on the town, this sushi

South Austin setting. The

the perfect indulgence.

(512) 524 2523

april 2014 tribeza.com


v i e w t h e e n t i r e r e s ta u r a n t g u i d e o n l i n e at t r i b e z a .co m

CURRYOSITY

EAST-SIDe SHOWROOM

Mexico’s interior. Dine al

cocktail al fresco on the

1100 E 6th St

fresco on the charming

lovely patio.

(512) 467 4280

Rainey Street patio.

Wood-fired pizza in an

sharp aesthetics, and

elegant, trendy vibe; get

excellent service make it a

the Fresca pie.

refreshing indulgence on

(512) 574 3691

West Sixth Street. Indoor

An exploration of aromat-

Delicious vintage cocktails

CAFÉ JOSIE

and outdoor seating is

ic curries across the Asian

in an eccentric space.

ELEPHANT ROOM

616 W 34th St

1200 W 6th St

available.

continent, from India to

Enjoy local art, music, and

315 Congress Ave

(512) 420 8400

Thailand.

cuisine by Sonya Cote.

(512) 473 2279

Fresh, inspired sandwich-

Cool jazz in a dark base-

es, soups, and salads in

EASY TIGER

ment; go early for an inti-

a charming, refashioned

709 E 6th St

mate cocktail, or late for

cottage and porch.

(512) 614 4972

jams in a packed house.

(512) 322 9226 Innovative and flavorful

CONGRESS

plates with fresh ingredients.

200 Congress Ave (512) 827 2760

2209 E Cesar Chavez St

DARUMA RAMEN 612-B E 6th St

FOODHEADS

CANTINA LAREDO

An upscale dining expe-

(512) 369 3897

201 W 3rd St

rience with great wine

Rich chicken broth-based

Delicious bake shop up-

(512) 542 9670

pairings.

ramen and a simple,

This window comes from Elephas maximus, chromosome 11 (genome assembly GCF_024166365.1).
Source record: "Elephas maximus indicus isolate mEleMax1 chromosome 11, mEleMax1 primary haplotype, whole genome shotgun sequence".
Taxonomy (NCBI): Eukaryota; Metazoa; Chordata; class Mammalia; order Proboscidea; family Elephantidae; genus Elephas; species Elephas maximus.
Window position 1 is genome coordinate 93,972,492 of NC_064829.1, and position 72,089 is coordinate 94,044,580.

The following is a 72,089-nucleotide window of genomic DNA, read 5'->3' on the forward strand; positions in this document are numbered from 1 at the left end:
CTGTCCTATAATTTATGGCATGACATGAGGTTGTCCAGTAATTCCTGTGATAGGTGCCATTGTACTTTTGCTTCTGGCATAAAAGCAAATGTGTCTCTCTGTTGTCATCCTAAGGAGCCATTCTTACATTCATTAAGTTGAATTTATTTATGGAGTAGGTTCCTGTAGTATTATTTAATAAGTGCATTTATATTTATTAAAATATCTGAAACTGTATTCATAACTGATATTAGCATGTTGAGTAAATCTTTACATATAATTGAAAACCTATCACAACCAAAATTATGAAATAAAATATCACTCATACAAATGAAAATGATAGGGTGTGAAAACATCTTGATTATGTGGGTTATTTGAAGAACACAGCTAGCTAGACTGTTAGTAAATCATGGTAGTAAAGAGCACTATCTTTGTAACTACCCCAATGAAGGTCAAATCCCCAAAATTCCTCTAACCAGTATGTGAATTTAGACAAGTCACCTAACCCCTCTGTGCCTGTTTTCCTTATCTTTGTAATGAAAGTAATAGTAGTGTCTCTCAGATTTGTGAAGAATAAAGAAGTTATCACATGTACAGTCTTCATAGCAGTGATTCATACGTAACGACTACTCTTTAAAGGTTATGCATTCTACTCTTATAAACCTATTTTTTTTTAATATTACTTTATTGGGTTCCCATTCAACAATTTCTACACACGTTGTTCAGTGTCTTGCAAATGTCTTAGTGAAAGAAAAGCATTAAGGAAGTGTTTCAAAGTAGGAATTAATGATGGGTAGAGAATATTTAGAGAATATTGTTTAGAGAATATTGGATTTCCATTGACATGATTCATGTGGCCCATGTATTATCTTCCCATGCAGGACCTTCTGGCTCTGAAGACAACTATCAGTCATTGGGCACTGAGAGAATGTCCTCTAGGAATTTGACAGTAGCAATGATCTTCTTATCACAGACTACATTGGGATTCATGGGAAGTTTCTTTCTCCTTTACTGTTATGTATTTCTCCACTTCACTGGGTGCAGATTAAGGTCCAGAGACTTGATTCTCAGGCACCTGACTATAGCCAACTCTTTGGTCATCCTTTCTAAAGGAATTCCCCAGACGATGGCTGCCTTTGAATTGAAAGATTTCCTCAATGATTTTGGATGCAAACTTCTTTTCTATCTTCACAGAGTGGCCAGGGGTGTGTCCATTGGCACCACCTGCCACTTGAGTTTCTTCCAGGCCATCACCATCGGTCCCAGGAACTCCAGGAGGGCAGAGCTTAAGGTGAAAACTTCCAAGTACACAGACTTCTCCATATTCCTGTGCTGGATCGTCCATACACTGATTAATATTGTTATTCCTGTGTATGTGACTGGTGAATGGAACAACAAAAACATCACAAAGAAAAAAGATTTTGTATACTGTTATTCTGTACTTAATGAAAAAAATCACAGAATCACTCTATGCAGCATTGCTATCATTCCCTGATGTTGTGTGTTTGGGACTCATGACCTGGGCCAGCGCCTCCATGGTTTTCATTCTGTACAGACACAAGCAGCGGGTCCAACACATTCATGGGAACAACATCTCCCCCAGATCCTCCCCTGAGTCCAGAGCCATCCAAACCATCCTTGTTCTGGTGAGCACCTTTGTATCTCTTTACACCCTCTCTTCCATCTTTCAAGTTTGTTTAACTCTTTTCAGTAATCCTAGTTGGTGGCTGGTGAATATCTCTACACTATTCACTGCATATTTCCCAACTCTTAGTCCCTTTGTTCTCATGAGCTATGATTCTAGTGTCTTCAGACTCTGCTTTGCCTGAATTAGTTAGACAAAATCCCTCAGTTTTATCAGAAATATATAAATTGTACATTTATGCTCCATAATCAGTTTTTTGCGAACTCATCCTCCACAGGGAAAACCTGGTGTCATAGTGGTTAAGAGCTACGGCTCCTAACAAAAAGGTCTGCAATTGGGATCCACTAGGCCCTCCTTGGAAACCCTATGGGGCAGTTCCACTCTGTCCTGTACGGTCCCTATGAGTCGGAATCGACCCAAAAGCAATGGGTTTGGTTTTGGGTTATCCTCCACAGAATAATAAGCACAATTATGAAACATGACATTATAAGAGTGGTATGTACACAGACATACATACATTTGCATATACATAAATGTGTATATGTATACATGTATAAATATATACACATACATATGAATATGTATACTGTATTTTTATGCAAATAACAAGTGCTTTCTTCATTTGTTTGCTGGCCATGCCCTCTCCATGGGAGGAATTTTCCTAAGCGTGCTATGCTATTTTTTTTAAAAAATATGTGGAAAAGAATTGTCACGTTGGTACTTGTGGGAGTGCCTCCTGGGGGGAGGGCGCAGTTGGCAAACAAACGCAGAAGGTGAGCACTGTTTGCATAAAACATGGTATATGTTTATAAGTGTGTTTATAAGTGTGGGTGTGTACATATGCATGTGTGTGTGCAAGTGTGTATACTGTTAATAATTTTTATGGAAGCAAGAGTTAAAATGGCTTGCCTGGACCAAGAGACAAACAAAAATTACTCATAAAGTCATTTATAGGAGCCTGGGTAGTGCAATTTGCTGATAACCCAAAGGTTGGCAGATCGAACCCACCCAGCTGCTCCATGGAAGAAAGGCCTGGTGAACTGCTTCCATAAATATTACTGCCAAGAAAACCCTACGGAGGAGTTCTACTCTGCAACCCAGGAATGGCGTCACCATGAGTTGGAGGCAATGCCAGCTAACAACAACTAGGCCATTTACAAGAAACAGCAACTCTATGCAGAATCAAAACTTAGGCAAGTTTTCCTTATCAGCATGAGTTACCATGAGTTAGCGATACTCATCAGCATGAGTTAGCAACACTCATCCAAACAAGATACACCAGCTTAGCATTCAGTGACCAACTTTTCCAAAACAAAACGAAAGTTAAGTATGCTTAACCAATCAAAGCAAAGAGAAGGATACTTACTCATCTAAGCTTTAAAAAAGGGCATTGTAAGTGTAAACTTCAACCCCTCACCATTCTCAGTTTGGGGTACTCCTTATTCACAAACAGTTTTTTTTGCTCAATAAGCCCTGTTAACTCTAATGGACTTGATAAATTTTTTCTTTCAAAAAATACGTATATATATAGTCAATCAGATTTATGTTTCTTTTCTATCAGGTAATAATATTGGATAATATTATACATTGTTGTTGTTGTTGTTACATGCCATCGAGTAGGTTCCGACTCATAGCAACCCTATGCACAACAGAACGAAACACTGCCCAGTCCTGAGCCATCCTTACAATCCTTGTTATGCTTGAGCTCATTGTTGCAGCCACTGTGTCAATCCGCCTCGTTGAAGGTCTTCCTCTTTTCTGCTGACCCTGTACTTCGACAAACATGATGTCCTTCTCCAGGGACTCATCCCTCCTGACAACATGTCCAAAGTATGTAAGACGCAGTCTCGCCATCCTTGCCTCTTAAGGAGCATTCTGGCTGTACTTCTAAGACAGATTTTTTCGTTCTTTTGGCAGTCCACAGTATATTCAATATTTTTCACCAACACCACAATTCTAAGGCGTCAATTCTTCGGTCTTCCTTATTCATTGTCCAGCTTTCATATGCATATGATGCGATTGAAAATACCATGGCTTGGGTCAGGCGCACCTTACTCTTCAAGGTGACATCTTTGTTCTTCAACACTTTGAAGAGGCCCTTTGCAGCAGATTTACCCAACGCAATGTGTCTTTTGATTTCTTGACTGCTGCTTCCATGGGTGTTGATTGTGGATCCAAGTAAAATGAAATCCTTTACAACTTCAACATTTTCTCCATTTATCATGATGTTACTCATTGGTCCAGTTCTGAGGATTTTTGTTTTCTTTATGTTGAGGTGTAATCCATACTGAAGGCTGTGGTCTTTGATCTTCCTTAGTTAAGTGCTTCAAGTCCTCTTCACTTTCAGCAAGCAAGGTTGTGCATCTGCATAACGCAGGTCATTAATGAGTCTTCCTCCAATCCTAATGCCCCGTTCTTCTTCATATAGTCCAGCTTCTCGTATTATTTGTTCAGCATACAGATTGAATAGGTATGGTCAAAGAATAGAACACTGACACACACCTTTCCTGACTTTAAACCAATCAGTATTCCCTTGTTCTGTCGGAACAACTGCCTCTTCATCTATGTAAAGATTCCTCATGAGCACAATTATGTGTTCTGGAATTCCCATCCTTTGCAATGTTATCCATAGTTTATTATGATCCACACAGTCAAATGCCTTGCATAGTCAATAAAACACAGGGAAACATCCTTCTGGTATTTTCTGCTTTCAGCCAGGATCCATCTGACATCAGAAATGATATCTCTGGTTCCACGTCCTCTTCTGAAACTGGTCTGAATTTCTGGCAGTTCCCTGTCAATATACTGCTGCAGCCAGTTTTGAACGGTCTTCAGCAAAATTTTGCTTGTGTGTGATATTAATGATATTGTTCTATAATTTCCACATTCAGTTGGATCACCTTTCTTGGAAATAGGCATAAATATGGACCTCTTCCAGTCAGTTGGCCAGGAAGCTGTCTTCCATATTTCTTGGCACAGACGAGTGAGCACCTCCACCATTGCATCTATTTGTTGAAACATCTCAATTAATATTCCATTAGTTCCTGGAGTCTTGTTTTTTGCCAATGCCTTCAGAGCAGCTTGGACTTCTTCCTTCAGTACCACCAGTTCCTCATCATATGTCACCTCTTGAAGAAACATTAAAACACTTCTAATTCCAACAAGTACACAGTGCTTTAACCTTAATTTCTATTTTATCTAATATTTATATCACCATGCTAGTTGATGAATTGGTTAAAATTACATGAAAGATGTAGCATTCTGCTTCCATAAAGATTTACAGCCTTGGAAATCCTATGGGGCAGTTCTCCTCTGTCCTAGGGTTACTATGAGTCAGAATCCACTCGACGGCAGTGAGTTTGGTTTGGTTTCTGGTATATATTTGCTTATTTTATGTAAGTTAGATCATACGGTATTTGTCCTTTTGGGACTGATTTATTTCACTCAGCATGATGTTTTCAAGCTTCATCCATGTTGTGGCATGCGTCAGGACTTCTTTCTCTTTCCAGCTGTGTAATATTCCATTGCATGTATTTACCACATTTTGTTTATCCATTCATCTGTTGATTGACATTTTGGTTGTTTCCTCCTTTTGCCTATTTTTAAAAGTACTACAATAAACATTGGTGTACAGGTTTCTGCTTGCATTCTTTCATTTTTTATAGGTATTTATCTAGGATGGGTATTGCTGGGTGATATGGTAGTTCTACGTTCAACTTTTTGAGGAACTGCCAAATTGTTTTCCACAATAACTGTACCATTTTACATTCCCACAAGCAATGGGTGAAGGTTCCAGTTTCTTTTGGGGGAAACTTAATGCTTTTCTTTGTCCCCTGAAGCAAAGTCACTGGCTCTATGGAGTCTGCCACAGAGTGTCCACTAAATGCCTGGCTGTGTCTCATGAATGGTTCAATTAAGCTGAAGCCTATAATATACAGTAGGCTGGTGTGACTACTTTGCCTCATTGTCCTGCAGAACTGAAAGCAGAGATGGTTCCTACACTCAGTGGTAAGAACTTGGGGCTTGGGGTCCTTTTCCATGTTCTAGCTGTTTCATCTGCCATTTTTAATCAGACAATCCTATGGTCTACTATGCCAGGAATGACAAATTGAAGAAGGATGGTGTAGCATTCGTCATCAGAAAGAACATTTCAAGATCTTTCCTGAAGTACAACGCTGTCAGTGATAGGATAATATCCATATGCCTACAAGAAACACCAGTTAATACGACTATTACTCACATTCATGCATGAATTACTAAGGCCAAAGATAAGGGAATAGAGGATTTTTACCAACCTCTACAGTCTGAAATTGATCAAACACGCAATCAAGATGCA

stairs and beer garden

ELIZABETH STREET

2330 W N Loop Blvd

veggie-friendly menu from

downstairs. Enjoy the

CAFÉ

(512) 459 4121

An excellent upscale

FONDA SAN MIGUEL

Mexican restaurant with a

CONTIGO

the owners of the popular

signature house-made

1501 S 1st St

An Austin institution for

late-night happy hour.

2027 Anchor Ln

Kome Sushi Kitchen on

sausages.

(512) 291 2881

over 30 years, serving up

(512) 614 2260

Airport Blvd.

A charming French-

delicious interior Mexican

EDEN EAST

Vietnamese eatery with

menu and a killer brunch.

755 Springdale Rd

a colorful menu of pho,

Reservations recom-

(512) 428 6500

banh mi, and more. Vi-

mended!

Weekends at the farm

brant and comfortable surrounding patio.

Chavez

Ranch-to-table cuisine

111 E Cesar Chavez

and an elegant take on

(512) 478 2991

bar fare.

Local celebrity chef Shawn

DRISKILL HOTEL BAR 604 Brazos St (512) 391 7162

Cirkiel has turned what

COUNTER CAFÉ

With a blend of his-

have never been more deli-

used to be a drab TGI

626 N Lamar Blvd

tory, class, and charm the

cious: Chef Sonya Cote of

Friday's into Austin's hot-

(512) 708 8800

Driskill Bar is unbeatable

Hillside Farmacy teamed

EPICERIE

(512) 653 1187

test new dining venture.

It’s nothing fancy, but